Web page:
This week saw the airing of this year's The Apprentice. I don't know why I tune in. I must be some kind of masochist. What I find really painful is the picture this paints of business for our young people, and of British business for those who either work in other sectors or countries. I hate to think they might actually believe this represents our private sector workforce. The programme seems to extol values and behaviours that, if used in the real world, would actually be damaging to your career and your business...


Apprentice world: Accepting, of course, that this is a competition with one winner - the Board room show down creates a situation where candidates are encouraged to tear strips off one another. Real world: If you were applying for a job in the real world and spent your interview belittling your colleagues, current employer or competitors rather than demonstrating your own strengths you'd be shown the door.

The ends justify the means...

Apprentice world: Because success is measured at one moment in time and only in numbers, the candidates are willing to be underhand, rude, pushy and borderline dishonest to get the deal. Real world: These sorts of hard-sell practices would quickly catch up with you - business is a community in which people talk and your reputation really matters.

Shout the loudest...

Apprentice world: Put your hand up first without thinking it through, drown out your colleagues so your idea gets attention... it's like watching a bunch of toddlers. Real world: Whilst being responsive and quick-witted is definitely a virtue; listening has to come first. Brutish, bullying, behaviour won't build a sustainable business because customers have choices and will go to someone who respects them.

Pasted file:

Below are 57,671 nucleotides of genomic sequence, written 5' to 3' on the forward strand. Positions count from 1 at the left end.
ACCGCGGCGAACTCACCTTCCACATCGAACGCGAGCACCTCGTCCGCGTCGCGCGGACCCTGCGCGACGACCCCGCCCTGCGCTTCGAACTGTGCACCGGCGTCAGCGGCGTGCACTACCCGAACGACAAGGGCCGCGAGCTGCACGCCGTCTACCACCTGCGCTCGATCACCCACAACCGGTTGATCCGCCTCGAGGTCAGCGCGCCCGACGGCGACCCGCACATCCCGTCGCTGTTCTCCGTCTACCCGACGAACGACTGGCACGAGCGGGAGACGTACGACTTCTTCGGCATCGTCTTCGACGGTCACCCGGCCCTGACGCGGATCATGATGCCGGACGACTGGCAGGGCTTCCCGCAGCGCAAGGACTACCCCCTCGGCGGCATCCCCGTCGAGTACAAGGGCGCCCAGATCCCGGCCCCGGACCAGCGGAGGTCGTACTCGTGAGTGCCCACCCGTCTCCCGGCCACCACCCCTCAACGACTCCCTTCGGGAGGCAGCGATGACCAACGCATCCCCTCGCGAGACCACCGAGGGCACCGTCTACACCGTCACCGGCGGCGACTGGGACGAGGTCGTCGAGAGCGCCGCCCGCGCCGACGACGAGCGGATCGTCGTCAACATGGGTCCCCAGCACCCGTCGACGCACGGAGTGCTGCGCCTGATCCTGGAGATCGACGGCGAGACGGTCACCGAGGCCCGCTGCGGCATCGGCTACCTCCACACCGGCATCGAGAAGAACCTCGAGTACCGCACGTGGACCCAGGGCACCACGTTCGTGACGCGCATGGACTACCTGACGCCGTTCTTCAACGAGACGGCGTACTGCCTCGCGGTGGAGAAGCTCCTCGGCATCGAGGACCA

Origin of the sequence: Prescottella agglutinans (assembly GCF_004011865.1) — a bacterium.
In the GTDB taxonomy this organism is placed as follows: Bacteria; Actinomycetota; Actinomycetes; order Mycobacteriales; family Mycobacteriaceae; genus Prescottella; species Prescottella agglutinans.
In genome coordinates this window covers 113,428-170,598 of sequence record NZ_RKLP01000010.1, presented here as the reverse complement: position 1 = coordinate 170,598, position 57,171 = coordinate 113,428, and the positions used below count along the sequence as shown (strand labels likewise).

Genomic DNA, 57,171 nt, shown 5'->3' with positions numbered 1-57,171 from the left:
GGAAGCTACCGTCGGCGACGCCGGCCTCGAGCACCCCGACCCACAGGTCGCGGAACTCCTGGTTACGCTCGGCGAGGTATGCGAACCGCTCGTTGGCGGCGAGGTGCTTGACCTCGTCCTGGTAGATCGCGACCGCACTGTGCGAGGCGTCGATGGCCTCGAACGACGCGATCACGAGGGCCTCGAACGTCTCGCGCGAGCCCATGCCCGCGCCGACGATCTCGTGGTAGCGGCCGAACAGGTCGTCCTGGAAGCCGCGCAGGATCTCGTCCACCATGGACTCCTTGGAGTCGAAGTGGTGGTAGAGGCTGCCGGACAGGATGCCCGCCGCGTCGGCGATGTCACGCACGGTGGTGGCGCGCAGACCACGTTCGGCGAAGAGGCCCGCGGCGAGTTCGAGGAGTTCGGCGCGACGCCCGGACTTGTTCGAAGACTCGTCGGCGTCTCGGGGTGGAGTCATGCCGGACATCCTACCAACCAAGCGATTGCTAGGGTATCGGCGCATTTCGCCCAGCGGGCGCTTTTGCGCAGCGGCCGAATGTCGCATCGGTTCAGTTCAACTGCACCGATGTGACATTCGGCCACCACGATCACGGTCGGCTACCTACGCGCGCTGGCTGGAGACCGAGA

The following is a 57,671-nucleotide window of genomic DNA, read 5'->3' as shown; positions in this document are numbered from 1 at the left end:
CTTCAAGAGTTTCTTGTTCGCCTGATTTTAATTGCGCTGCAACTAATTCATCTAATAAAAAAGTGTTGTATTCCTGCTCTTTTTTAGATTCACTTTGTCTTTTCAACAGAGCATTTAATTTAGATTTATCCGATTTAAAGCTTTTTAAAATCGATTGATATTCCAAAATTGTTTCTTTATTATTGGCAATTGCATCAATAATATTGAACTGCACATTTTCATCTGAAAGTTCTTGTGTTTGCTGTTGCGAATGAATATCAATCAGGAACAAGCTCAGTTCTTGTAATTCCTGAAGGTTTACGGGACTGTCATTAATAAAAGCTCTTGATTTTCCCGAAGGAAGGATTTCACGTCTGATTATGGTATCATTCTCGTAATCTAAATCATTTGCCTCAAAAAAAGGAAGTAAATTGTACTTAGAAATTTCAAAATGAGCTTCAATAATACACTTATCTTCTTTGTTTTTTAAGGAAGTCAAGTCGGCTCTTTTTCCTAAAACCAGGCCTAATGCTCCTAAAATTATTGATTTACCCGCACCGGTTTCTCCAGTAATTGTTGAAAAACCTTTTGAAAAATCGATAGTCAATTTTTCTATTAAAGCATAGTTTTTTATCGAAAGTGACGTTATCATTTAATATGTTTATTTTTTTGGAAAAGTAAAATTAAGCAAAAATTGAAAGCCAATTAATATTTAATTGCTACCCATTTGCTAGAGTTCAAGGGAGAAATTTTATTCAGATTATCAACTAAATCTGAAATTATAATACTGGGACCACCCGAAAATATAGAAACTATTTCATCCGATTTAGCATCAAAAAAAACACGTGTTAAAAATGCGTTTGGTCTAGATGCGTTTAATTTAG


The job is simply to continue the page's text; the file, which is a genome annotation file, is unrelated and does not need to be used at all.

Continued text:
Apprentice world: All this me-me-me and hard-sell looks like a poor parody of the 80s business world. These candidates all seem to aspire to be Gordon Gekko, with "greed is good" ringing in their ears. Real world: The best, and most sustainable businesses, actually have a generous nature. This is exemplified in the content marketing approach where you give a lot of your material and best ideas away for free, because it builds a platform of trust from which to grow your business. In my book, Watertight Marketing, the phrase I use to sum up the values of businesses that achieve long-term sales results is Commercial Karma. The key difference, of course, between The Apprentice and the real world is that out here we have to live with the legacy we leave. It's the difference between the short and long term. An economy built on a short term view with Apprentice-like values is exactly what went pop in 2008. What we need from British business, and from the role models we're given in the media, is a commitment to long-term success. And, for this we all need to treat people decently. It might not make good TV, but it would make a much stronger Britain. And, I don't doubt Karen, Nick and Lord Sugar know this. © Bryony Thomas.

Bryony Thomas

Bryony Thomas

Author and Founder, Watertight Marketing

Bryony is an inspirational marketing speaker, and author of Watertight Marketing (Panoma Press, £14.99). Billed by Start Your Business Magazine as “a must for small businesses.” It was described by one MD as “the entrepreneur’s essential marketing manual”. By another, as the “best business book I’ve ever read.”

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